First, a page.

Duplex: Dwelling divided into two units.

Earnest money: Deposit in the form of cash or a note, given to a seller by a buyer as good faith assurance that the buyer intends to go through with the purchase of a property.

Easement: The right one party has in regard to the property of another, such as the right of a public utility company to lay lines.

Equal Credit Opportunity Act: A federal law prohibiting lenders and other creditors from discrimination based on race, color, sex, religion, national origin, age, marital status, receipt of public assistance or because an applicant has exercised his or her rights under the Consumer Credit Protection Act.

Equity: The value of a property beyond any liens against it. Also referred to as “owner’s interest.”

Escape clause: A provision allowing one party or more to cancel all or part of the contract if certain events fail to happen, such as the ability of the buyer to obtain financing within a specified period.

Escrow: Money placed with a third party for safekeeping either for final closing on a property or for payment of taxes and insurance throughout the year.

Fair market value: The price a property can realistically sell for, based upon comparable selling prices of other properties in the same area.

Fannie Mae: Nickname for Federal National Mortgage Association (FNMA).

Federal Home Loan Mortgage Corporation (FHLMC or Freddie Mac): A quasi-govern- mental, federally-sponsored organization that acts as a secondary market investor to buy and sell mortgage loans. FHLMC sets many of the guidelines for conventional mortgage loans, as does FNMA.

Federal Housing Administration (FHA): An agency within the Department of Housing and Urban Development that sets standards for underwriting and insures residential mortgage loans made by private lenders. One of FHA’s objectives is to ensure affordable mortgages to those with low or moderate income. FHA loans may be high loan-to-value, and they are limited by loan amount.

Federal National Mortgage Association (FNMA or Fannie Mae): A private corporation that acts as a secondary market investor to buy and sell mortgage loans. FNMA sets many of the guidelines for conventional mortgage loans, as does FHLMC. The major purpose of this organization is to make mortgage money more affordable and more available.

Fee simple: The maximum form of ownership, with the right to occupy a property and sell it to a buyer at any time. Upon the death of the owner, the property goes to the owner’s designated heirs. Also known as “fee absolute.”

FHA: See Federal Housing Administration.

Fifteen-year mortgage: A loan with a term of 15 years. Although the monthly payment on a 15-year mortgage is higher than that of a 30-year mortgage, the amount of interest paid over the life of the loan is substantially less.

Fixed-rate mortgage: A mortgage whose rate remains constant throughout the life of the mortgage.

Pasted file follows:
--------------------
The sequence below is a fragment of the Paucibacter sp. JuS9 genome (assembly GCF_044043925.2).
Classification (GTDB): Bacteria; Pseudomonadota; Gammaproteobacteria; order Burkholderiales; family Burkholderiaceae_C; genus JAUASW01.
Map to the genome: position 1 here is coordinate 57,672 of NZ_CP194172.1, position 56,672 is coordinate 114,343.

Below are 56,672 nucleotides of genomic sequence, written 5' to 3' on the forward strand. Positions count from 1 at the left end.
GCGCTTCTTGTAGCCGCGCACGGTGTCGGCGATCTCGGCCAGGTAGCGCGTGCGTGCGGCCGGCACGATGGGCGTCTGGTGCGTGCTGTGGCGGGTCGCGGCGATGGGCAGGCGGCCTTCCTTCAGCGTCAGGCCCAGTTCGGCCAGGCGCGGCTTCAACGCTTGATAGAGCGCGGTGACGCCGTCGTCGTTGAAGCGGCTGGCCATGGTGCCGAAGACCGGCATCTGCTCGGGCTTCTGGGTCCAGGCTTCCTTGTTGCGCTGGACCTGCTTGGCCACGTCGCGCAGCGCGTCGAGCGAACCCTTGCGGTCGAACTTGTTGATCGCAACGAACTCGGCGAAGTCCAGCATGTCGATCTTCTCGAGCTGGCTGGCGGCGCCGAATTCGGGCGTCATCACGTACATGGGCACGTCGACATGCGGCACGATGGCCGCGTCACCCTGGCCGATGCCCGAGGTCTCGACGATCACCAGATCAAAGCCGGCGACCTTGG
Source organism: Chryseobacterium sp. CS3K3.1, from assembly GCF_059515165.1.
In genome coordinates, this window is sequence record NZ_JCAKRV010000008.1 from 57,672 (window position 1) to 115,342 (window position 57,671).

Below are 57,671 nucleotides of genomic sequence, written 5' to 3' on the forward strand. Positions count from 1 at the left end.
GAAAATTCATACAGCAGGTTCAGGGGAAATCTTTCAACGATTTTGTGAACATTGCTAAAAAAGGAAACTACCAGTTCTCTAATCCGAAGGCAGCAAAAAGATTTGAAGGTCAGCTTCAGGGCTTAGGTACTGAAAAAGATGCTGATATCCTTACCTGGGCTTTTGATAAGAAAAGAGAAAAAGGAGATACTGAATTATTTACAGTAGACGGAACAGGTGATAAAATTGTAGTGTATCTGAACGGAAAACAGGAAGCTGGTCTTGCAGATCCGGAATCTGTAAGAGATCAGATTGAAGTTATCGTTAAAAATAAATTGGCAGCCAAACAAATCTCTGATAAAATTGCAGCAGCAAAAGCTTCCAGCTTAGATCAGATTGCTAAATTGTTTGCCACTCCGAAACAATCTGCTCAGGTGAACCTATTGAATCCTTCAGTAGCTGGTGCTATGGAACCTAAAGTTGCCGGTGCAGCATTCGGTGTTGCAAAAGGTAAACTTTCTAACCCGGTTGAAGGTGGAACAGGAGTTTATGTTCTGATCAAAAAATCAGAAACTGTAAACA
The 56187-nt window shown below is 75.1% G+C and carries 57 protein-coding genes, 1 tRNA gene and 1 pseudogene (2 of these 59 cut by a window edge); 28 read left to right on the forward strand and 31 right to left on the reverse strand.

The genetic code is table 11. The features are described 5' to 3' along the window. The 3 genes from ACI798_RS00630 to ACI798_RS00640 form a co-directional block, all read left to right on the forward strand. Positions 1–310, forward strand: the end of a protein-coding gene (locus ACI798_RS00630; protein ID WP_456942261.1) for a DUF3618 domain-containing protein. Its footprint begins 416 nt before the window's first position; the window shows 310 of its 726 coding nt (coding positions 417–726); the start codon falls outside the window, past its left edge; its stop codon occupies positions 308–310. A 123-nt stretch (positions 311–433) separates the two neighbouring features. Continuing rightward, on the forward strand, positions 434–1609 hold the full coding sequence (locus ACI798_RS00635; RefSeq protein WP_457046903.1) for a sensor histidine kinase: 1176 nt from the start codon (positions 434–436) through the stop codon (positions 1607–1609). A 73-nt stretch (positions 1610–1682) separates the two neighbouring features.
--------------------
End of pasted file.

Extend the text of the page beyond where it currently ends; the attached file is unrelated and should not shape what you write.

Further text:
Flood insurance: The Federal Flood Disaster Protection Act of 1973 requires that federally- regulated lenders determine if real estate to be used to secure a loan is located in a Specially Flood Hazard Area (SFHA). If the property is located in a SFHA area, the borrower must obtain and maintain flood insurance on the property. Most insurance agents can assist in obtaining flood insurance.

FNMA: See Federal National Mortgage Association.

Freddie Mac: Nickname for Federal Home Loan Mortgage Corporation (FHLMC).

Gift: This includes amounts from a relative or a grant from the borrower’s employer, a municipality, non-profit religious organization, or non-profit community organization that does not have to be repaid.

Ginnie Mae: Nickname for Government National Mortgage Association (GNMA).

Good faith: Estimate on closing costs and monthly mortgage payments provided by the lender to the homebuyer within 3 days of applying for a loan.

Government National Mortgage Association (GNMA or Ginnie Mae): A government organization that participates in the secondary market, securitizing pools of FHA, VA, and RHS loans.

Graduated payment mortgage (GPM): A fixed-interest loan with lower payments in the early years than the later years. The amount of the payment gradually increases over a period of time and then levels off at a payment sufficient to pay off the loan over the remaining amortization period.

Hazard insurance: A form of insurance that protects the insured property against physical damage such as fire and tornadoes. Mortgage lenders often require a borrower to maintain an amount of hazard insurance on the property that is equal at least to the amount of the mortgage loan.

Home equity loan: A mortgage on the borrower’s principal residence, usually for the purpose of making home improvements or debt consolidation.

Home inspection: A thorough review of the physical aspects and condition of a home by a professional home inspector. This inspection should be completed prior to closing so that any repairs or changes can be completed before the home is sold.

Homeowners insurance: A form of insurance that protects the insured property against loss from theft, liability and most common disasters.

Housing and Urban Development (HUD): The U. S. government agency that administers FHA, GNMA and other housing programs.

Housing affordability index: Indicates what proportion of homebuyers can afford to buy an average-priced home in specified areas. The most well known housing affordability index is published by the National Association of Realtors.

Housing expenses-to-income ratio: See debt-to-income ratio.

HUD: See Housing and Urban Development.